Valuation Still Matters... Especially Now

Valuation Still Matters... Especially Now

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Over the past year, we've witnessed quite a run in the stock market. The S&P 500 is up 21%, the Dow is up nearly 18%, and some individual stocks have just gone bananas -- witness Zillow's 133% run, for example.

Far be it from me to throw water on the party. And, in fairness, while I think some stocks have gotten too hot to handle, I don't think we've reached a point where the entire market is out of control.

At the same time, I think now is as good a time as any for a reminder that valuation does matter. For some help with that reminder, I went digging in The Motley Fool archives. As luck would have it, Whitney Tilson -- yes, the present-day money manager who modeled his fund after the investing principles of Warren Buffett -- wrote an article back in 2000 titled "Valuation Matters."

Here's what Tilson had to say:

For a number of years now, we have been in a remarkable bull market where valuation hasn't mattered. In fact, I believe that the more investors have focused on valuation in recent times, the worse their returns have been. But this hasn't been true over longer periods historically, and I certainly don't think it's sustainable. While the laws of economic gravity may have been temporarily suspended, I do not believe that they have been fundamentally altered.

Don't get me wrong -- I'm a big believer in the ways that the Internet (and other technologies), improved access to capital, better management techniques, etc., have positively and permanently affected the economy. Nor am I the type of value investor who thinks that anything trading above 20x trailing earnings is overvalued. I simply believe in the universal, fundamental truth that the value of a company (and therefore a fractional ownership stake in that company, which is, of course, a share of its stock) is worth no more and no less than the future cash that can be taken out of the business, discounted back to the present.

We're in a very different environment today than the one that Tilson was writing about. With the financial crisis firmly fixed in many investors' brains, a big question for many has simply been, "Should I own stocks at all?" Now, looking at the booming market of the past year, it seems reasonable to conclude that the fear is abating. And, unfortunately, the way it tends to work in the stock market is that the fear slowly morphs into greed, and the question of whether stocks should be owned at all changes to the hyperventilating conclusion that not only must stocks be owned, but they must be owned no matter the price.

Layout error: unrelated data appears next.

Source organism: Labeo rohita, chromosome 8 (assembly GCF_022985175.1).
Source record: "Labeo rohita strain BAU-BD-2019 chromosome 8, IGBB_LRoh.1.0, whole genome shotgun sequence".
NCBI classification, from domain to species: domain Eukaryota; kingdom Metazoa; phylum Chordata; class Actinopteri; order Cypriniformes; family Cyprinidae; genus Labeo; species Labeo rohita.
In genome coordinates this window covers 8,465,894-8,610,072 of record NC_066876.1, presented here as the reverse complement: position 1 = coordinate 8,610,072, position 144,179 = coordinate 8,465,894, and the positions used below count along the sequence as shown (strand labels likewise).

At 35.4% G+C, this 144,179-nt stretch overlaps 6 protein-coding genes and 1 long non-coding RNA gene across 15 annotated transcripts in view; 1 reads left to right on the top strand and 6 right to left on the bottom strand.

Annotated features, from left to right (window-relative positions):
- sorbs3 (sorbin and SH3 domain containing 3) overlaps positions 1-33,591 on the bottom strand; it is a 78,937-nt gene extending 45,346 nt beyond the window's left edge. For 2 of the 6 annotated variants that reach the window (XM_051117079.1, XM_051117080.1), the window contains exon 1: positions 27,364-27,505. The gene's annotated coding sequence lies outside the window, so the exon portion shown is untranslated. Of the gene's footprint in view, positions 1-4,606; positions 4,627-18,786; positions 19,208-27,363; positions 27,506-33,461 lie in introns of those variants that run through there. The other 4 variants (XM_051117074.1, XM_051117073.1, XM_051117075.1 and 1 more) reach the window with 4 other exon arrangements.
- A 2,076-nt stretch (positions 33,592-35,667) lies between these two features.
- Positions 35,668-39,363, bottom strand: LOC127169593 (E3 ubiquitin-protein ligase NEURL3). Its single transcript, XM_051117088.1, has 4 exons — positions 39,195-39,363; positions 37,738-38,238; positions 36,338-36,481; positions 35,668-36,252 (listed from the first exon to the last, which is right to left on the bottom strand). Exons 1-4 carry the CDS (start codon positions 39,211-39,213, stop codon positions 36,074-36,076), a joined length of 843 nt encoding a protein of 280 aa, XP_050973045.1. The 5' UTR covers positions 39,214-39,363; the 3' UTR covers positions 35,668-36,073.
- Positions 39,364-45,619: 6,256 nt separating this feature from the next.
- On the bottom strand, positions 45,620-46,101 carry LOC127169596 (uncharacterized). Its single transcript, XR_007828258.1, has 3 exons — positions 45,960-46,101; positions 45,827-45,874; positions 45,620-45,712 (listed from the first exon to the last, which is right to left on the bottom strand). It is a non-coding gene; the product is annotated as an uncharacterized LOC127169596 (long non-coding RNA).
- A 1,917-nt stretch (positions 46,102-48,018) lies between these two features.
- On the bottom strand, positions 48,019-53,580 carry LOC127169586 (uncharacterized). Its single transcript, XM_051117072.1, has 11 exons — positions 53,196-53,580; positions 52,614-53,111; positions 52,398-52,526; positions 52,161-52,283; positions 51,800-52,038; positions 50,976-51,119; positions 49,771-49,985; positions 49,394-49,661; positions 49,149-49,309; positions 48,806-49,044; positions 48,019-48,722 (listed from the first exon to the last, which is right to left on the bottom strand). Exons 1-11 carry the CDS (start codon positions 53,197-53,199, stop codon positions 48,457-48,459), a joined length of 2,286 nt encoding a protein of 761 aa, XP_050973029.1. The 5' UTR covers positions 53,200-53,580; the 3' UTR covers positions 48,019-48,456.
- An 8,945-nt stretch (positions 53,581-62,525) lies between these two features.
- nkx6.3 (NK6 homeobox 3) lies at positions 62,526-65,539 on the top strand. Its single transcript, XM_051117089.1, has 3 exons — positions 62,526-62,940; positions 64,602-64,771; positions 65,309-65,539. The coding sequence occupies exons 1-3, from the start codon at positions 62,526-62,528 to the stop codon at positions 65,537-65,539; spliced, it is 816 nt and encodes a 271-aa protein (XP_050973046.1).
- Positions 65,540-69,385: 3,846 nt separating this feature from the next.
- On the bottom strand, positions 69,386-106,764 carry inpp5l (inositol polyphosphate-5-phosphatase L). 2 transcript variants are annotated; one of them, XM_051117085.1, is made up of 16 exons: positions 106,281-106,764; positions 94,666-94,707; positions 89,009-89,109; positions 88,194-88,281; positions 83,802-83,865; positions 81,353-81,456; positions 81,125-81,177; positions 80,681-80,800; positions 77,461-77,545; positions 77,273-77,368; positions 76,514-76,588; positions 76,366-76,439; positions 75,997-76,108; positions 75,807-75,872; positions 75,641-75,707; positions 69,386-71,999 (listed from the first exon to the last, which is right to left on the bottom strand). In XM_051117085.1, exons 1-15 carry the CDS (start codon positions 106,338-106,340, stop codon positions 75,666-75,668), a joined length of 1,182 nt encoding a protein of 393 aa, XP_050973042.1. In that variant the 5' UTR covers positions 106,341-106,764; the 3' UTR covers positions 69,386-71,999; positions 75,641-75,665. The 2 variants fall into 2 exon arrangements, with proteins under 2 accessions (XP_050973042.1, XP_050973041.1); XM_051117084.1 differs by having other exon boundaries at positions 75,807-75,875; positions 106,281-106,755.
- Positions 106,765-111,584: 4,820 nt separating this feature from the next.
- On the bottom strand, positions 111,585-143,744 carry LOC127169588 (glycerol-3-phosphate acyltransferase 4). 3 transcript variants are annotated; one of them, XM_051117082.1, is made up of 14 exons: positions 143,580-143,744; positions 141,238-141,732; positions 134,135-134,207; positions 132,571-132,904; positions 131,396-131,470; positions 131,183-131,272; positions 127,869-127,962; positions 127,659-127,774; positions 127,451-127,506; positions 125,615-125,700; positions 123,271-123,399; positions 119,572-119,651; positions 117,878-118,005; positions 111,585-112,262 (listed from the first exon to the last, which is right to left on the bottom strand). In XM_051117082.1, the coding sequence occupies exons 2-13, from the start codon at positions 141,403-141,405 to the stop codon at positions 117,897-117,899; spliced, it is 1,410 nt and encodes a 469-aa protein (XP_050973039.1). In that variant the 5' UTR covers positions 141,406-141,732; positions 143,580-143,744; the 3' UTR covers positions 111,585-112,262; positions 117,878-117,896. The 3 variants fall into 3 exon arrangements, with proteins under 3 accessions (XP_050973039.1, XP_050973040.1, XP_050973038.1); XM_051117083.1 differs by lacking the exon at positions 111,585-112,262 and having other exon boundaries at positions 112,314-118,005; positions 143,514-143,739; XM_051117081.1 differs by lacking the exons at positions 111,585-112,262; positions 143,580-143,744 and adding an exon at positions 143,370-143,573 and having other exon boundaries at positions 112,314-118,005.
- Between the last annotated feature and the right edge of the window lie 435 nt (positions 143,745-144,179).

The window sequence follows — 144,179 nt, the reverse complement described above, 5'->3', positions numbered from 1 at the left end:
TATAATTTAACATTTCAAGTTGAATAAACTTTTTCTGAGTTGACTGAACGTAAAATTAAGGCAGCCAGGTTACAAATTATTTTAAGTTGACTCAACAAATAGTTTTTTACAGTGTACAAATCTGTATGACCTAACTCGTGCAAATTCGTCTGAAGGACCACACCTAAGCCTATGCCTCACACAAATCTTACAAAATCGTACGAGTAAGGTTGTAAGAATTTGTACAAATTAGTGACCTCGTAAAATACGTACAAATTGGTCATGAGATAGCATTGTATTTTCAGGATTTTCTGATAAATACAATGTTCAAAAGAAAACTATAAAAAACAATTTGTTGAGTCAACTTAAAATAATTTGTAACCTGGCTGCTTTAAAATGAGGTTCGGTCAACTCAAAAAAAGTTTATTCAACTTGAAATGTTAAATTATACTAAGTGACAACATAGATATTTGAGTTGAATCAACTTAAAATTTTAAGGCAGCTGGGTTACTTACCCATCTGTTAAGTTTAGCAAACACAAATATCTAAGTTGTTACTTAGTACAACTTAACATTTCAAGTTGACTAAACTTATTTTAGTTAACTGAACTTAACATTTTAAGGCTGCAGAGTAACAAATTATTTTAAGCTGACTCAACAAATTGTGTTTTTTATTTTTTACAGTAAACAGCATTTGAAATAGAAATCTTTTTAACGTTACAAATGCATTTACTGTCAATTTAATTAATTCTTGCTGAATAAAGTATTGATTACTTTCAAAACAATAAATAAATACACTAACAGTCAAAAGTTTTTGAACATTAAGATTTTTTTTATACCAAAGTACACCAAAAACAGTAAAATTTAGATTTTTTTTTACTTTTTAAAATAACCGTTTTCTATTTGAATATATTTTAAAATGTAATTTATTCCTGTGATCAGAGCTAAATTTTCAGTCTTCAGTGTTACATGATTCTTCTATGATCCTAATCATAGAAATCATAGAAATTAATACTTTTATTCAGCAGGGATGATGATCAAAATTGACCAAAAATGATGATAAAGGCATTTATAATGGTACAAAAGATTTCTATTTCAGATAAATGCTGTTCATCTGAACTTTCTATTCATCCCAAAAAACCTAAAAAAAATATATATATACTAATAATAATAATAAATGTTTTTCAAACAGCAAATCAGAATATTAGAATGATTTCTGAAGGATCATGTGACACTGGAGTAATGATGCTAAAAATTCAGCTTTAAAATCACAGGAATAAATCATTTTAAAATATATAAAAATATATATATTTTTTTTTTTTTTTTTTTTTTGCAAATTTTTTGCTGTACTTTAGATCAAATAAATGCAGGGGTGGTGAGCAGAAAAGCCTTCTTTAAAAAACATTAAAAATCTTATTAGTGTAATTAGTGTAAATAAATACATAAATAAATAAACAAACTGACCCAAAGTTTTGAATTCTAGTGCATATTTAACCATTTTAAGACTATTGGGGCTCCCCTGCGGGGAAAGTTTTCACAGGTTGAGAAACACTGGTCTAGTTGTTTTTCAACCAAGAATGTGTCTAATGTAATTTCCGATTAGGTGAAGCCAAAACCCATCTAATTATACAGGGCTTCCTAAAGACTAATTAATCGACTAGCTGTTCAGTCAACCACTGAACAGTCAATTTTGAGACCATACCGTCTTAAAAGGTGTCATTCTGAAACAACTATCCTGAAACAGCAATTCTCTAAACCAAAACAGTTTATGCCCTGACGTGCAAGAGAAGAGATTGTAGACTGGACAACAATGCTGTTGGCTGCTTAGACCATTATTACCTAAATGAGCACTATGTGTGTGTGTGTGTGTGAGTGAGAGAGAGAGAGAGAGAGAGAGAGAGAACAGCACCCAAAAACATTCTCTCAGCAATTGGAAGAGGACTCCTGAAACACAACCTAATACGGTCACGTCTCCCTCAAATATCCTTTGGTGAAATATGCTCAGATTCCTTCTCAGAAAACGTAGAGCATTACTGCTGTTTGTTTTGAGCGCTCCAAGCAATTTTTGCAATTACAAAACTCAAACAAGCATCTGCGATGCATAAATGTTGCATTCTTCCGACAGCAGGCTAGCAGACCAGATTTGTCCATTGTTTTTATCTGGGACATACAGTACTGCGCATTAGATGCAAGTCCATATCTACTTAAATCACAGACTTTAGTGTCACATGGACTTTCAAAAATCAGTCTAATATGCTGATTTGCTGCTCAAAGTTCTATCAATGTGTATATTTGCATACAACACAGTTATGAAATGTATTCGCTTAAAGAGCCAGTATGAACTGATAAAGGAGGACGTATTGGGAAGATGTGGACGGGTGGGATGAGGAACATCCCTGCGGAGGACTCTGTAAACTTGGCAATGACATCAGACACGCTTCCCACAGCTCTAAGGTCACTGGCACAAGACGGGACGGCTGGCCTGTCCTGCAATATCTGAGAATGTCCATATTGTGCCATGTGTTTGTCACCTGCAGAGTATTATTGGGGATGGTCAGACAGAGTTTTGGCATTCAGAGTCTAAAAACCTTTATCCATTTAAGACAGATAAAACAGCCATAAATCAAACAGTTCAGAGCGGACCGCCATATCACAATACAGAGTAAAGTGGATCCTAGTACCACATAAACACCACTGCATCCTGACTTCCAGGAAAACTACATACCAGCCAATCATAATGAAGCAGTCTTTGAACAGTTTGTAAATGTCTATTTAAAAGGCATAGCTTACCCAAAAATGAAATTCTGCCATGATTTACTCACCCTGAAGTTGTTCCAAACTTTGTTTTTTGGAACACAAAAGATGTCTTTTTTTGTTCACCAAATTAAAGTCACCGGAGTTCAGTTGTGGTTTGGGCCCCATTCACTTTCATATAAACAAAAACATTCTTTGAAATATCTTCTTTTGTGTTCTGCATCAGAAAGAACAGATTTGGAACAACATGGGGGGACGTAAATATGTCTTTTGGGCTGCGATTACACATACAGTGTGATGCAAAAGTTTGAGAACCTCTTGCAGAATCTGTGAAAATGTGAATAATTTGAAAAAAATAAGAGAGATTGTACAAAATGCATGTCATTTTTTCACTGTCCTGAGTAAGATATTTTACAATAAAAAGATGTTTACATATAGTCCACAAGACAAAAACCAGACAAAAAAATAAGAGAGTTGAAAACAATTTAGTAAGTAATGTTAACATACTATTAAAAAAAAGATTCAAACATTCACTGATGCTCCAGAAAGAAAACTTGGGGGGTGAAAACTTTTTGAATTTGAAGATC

Thus, the importance of Tilson's message.

When done right, the how's of the valuation question aren't -- as Tilson noted -- simple, single-number pass/fail calculations. With that in mind, here's how he said he thought about valuation in practice:

The beauty of valuation -- and investing in general -- is that, to use Buffett's famous analogy, there are no called strikes. You can sit and wait until you're as certain as you can be that you've not only discovered a high-quality business, but also that it is significantly undervalued. Such opportunities are rare these days, so a great deal of patience is required. To discipline myself, I use what I call the "Pinch-Me-I-Must-Be-Dreaming Test." This means that before I'll invest, I have to be saying to myself, "I can't believe my incredible good fortune that the market has so misunderstood this company and mispriced its stock that I can buy it at today's low price."

Do these kinds of valuations exist today? I believe they do. AIG has made an impressive amount of progress in repairing its business, and at a book-value multiple of 0.74, I don't think the market is giving the company nearly the credit it deserves. Likewise with JPMorgan . Its performance has set it apart as one of the premiere big banks in the world, but regulatory and backward-looking London Whale concerns have kept the valuation at an attractive level.

But investors have to be discriminating and keep valuation in mind. On the other side of the spectrum, a stock like BofI Holding has absolutely taken off, and now carries a valuation that will provide a stiff headwind to shareholders' returns in the years ahead. That doesn't make it a bad company -- I believe very much in the impact that technology can have in the banking industry. It just makes BofI a stock better suited for your "watch list" than your "buy now" list for the time being.

Focusing on high-quality, well-run businesses, and investing for the long term are cornerstones of Foolish investing. But, as the market chugs along at a breakneck pace, it's important to remember that the price you pay is important, as well.

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Matt Koppenheffer owns shares of JPMorgan Chase & Co. and American International Group. The Motley Fool recommends American International Group, BofI Holding, and Zillow. The Motley Fool owns shares of American International Group, BofI Holding, JPMorgan Chase & Co., and Zillow and has the following options: long January 2014 $25 calls on American International Group. Try any of our Foolish newsletter services free for 30 days. We Fools may not all hold the same opinions, but we all believe that considering a diverse range of insights makes us better investors. The Motley Fool has a disclosure policy.

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